My Digital Diet

1 Feb

Something lifestyle-changing happened to me last week: my laptop was attacked by a virus and I had no access to the internet all week. I am not someone who uses a lot of technology in my daily life: I do not have a Smart Phone, I am not a member of any social networking sites and I don’t even use an mp3 player. I thought that technology didn’t play a large role in my life until I spent a week without the internet.

In the ‘internetless’ week I had no headaches and my eyes were never sore. I felt less agitated and fell asleep easier. I got out of the house more and read more in a week than I have done in months. I sorted out things in the house that had been in a mess for weeks. I read magazines that had been lying around since September and I even wrote a letter to a friend. I went for more walks, I cooked more and I was more active overall.

“What do I do in all those hours that I spend on the internet?” I asked myself when I saw how much I was getting done without it. I was shocked to find that I had no answer. Another question followed: Why do I spend so much time in the virtual world?” To this question I did have an answer: “Because it is easier than the real world”.

It is easier to surf the internet than to clean the house. It is easier to check e-mails from acquaintances than to talk to a loved one about one’s troubles. It is easier to watch YouTube videos than to try out that dance class. It is easier to read friends’ blogs than to get started on that novel. It is easier to find out about other people’s adventures than to go out and experience our own.

The internet has always given me an escape and an excuse. I can avoid the challenges and problems of my real life by distracting myself on the internet. What’s more, it is now socially acceptable to spend the majority of our time in front of the computer. It is even seen as odd or old-fashioned if someone isn’t married to the latest website or social network.

My week without the internet made me realise that I had become so good at living in a virtual world that I no longer knew how to live in the real one. I thought that technology was saving me time, when, in fact, it is making me waste away precious hours (or days, weeks, months?!) of my life.

After experiencing a week without the internet, I understood that there are so many activities that could bring a positive change to my life. I understood that I could dance more and write more; I could cook more and meditate more. I could explore the city more and read more books. I could laugh more and hug more. And I realised that the only way of finding time to do all of these wonderful things is to cut down the time that I spend on the internet.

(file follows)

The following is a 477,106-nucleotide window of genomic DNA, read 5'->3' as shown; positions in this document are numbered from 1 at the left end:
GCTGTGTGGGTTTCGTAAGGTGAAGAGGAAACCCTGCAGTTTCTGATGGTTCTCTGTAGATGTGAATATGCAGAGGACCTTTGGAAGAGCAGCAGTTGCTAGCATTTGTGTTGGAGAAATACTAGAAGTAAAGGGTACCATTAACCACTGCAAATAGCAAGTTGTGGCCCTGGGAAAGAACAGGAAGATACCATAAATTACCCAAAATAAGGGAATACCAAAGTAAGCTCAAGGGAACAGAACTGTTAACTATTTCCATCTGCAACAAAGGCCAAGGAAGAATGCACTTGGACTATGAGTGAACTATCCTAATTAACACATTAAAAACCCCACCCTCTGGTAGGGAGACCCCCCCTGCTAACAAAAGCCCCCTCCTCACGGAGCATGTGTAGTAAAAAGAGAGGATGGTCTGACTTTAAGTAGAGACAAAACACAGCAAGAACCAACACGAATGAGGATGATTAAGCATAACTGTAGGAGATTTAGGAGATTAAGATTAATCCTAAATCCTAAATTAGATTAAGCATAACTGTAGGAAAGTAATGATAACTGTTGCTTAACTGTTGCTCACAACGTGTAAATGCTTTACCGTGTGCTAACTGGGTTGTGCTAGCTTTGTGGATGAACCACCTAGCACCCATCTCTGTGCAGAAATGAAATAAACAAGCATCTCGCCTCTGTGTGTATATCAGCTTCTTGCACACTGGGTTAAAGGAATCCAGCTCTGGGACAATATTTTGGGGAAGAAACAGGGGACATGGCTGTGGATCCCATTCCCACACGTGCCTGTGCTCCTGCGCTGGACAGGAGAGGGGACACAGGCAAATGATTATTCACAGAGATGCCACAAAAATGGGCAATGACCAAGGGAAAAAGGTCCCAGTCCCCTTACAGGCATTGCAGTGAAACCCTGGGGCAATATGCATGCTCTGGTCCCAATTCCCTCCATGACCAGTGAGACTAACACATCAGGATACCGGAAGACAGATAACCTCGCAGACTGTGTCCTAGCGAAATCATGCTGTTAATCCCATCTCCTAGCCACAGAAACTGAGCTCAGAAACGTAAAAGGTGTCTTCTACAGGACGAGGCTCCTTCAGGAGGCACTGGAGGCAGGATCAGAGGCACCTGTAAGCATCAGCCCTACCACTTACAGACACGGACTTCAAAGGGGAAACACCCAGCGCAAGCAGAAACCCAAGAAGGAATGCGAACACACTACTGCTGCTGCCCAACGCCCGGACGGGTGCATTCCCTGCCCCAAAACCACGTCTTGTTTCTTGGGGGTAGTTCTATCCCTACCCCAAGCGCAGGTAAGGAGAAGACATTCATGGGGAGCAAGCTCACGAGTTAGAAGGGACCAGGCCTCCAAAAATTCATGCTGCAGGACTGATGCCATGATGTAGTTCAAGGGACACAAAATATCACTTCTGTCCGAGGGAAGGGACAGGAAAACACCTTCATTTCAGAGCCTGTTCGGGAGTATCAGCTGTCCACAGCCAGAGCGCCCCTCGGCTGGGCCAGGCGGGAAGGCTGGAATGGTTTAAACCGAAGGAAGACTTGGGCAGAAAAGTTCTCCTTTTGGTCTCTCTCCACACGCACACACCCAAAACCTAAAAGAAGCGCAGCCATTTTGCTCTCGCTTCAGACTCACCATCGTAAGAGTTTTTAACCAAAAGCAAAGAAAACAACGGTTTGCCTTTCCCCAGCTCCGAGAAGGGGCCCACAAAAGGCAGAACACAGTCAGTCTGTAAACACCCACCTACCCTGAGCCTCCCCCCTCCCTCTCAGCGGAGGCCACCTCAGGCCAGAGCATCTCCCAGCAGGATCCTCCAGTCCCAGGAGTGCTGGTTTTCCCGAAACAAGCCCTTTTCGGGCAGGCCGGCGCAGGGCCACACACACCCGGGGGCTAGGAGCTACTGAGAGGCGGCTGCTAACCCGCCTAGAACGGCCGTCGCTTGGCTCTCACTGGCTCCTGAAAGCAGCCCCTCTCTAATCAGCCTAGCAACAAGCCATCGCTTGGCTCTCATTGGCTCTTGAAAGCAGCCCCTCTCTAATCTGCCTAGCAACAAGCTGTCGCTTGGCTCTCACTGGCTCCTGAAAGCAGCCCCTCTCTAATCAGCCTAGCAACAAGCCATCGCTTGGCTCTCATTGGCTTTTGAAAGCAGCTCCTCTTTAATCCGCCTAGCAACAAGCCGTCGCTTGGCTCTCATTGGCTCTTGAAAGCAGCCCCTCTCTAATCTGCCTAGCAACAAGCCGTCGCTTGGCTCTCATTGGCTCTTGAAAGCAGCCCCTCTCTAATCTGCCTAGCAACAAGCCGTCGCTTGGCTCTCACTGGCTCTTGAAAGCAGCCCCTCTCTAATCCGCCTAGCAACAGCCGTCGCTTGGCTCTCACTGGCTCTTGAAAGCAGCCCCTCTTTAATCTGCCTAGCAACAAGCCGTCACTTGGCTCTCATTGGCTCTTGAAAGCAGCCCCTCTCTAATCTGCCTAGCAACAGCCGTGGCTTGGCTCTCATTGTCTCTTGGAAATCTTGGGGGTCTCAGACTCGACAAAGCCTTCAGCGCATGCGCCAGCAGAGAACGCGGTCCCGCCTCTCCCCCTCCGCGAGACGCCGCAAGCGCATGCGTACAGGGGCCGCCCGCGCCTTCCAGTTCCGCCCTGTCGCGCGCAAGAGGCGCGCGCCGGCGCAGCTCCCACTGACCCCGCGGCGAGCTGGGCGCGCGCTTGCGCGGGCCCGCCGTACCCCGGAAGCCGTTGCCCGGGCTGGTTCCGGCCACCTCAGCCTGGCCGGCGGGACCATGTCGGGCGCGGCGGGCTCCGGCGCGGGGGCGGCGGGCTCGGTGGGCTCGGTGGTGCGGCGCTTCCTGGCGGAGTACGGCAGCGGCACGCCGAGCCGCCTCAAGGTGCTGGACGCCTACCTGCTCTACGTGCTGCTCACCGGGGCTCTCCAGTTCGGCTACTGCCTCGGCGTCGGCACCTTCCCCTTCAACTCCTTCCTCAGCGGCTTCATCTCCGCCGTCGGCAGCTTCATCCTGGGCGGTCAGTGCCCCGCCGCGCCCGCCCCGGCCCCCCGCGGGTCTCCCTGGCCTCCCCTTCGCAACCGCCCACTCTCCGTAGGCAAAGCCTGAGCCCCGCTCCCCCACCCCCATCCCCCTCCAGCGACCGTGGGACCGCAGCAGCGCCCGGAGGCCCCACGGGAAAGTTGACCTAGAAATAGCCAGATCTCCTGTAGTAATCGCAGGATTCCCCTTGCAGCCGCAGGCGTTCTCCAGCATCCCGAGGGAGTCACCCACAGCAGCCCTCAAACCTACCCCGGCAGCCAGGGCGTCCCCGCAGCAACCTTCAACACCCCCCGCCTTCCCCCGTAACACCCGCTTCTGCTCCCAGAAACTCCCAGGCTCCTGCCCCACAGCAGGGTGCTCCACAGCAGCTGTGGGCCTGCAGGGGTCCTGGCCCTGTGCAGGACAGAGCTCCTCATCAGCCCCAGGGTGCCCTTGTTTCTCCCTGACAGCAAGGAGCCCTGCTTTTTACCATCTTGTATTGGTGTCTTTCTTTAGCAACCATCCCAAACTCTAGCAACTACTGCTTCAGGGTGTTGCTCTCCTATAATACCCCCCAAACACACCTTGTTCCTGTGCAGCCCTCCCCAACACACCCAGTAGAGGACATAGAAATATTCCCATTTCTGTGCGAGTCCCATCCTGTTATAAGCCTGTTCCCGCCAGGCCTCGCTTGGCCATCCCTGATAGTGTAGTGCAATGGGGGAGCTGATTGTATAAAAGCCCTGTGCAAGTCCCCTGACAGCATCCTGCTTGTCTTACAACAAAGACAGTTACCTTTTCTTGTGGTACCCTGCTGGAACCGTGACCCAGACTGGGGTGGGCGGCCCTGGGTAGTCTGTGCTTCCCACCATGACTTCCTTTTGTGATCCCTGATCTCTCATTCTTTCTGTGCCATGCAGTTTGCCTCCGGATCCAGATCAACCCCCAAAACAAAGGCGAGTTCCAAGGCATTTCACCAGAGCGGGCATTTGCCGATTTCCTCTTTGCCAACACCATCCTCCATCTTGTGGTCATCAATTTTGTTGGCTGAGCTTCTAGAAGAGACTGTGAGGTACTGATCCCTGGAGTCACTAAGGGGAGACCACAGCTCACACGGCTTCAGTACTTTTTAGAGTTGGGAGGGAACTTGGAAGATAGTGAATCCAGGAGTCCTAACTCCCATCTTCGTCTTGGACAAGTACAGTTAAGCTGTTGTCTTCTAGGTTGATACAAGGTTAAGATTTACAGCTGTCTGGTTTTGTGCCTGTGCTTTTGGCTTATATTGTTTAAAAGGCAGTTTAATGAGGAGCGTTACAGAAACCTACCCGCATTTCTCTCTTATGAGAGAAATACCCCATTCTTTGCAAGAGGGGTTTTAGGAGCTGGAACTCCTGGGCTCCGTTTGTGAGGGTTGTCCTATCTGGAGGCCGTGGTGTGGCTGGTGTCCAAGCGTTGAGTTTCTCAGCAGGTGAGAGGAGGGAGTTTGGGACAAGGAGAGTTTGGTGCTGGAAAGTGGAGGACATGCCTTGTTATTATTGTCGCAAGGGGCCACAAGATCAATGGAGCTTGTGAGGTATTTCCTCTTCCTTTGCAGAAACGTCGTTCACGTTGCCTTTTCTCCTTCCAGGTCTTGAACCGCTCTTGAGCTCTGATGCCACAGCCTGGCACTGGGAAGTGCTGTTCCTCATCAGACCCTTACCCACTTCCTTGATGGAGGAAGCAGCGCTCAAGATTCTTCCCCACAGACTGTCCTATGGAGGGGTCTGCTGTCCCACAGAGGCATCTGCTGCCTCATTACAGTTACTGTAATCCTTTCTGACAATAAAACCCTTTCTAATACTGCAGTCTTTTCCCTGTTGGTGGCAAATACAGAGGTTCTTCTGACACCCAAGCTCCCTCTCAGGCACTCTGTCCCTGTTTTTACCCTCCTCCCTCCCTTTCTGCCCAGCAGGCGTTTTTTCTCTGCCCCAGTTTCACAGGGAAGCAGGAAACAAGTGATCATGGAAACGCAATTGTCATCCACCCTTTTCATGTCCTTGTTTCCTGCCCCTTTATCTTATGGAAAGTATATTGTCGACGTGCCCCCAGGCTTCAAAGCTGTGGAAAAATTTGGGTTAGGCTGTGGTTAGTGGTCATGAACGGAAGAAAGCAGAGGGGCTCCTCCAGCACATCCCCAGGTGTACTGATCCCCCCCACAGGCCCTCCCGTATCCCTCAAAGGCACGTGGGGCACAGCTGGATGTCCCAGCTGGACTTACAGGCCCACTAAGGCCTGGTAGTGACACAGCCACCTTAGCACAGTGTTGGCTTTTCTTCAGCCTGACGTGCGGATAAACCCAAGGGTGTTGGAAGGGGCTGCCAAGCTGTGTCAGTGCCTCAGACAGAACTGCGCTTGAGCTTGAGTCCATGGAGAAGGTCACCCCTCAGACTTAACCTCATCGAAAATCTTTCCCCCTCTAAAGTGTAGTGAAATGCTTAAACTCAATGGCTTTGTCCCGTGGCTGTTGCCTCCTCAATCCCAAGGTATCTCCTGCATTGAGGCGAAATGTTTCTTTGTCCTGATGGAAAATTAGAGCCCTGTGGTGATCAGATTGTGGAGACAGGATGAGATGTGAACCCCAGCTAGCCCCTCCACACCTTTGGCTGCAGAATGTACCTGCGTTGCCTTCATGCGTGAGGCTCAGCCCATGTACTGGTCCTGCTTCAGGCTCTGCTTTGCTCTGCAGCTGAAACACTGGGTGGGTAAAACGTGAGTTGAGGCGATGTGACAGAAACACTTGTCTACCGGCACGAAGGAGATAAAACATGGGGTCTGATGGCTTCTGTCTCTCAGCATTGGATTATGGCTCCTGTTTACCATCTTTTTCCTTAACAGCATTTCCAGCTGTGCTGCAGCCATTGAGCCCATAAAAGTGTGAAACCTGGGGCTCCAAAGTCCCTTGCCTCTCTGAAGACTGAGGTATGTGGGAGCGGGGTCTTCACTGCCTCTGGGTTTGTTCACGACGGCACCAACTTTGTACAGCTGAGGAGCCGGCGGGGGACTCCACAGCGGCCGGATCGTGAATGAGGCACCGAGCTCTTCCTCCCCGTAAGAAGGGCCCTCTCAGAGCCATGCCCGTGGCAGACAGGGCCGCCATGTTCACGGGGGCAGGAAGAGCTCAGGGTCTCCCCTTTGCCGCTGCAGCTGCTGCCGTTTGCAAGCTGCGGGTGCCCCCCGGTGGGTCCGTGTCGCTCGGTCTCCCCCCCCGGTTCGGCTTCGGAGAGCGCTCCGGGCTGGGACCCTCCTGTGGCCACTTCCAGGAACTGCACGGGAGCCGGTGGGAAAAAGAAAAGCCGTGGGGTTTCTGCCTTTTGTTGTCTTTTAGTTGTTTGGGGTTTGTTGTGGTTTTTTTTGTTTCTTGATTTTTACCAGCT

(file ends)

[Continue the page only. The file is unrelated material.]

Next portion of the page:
A life without the internet isn’t possible in our society, nor is it something I wish for, but I hope that my week without it will always remind me to put real life first.

Do YOU need to go on a Digital Diet? Take The Telegraph’s Digital Diet quiz.

You may also find useful the Digital Diet quiz based on Daniel Sieberg’s book of the same name.


8 Responses to “My Digital Diet”

  1. Karina 02/02/2012 at 04:48 #

    Uncanny isn’t it. The internet was made to connect people worldwide and it has become the biggest disconnect in the history of time.
    I walk down the street, jump on a train, sit in the car with my finance and we are cut off from verbal communication by our phones, facebook and cyber world.
    Interesting topic. So much more too it as well.
    Im glad you got to experience a week of real connection 🙂

    • l0ve0utl0ud 03/02/2012 at 13:27 #

      I agree with you completely – there are often moments with friends or family when each of us is in our own digital world, missing out on the precious moments that we spend together. It’s a habit our generation has and it will take a lot of effort and consciousness on our part to break it!

  2. strawberryindigo 02/02/2012 at 05:57 #

    I might like to do the same thing and take an internet vacation but I don’t know if I could do it. I think circumstances would have to force me. Great post. ps…Welcome back to the virtual world! 🙂

    • l0ve0utl0ud 03/02/2012 at 13:28 #

      Thank you 🙂 I wanted to take a break from the internet for a while, but never ‘dared’ to do so. It is definitely the circumstance that forced me!

  3. Leslie 08/02/2012 at 00:50 #

    Oh, I completely understand this! I just deactivated my Facebook account, and after only a short time, I can tell a difference in my day without THAT. I can’t imagine what my days would be like without internet at all… what a great experience for you! This has helped motivate me a little bit in my Facebook-free venture; thanks for sharing, and good for you!

    • l0ve0utl0ud 08/02/2012 at 22:41 #

      I’ve been Facebookless for over a year now and I can tell you that this has had only positive effects on my life. Good luck in this first period without it – this part is the hardest 😉

  4. loustar02 08/02/2012 at 13:32 #

    Fantastic – good for you. Perhaps there was a purpose behind you being forced to have a break. It certainly helps to see that life is there for living and how much you can lose by just being internet focussed. So much of experiencing real life can get lost. I am so pleased that you made the most of that time and really experienced something wonderful from it.

    Great blog by the way!

    • l0ve0utl0ud 08/02/2012 at 22:45 #

      Thank you for your wonderful comment. It was truly an enriching experience. Thank you for stopping by!

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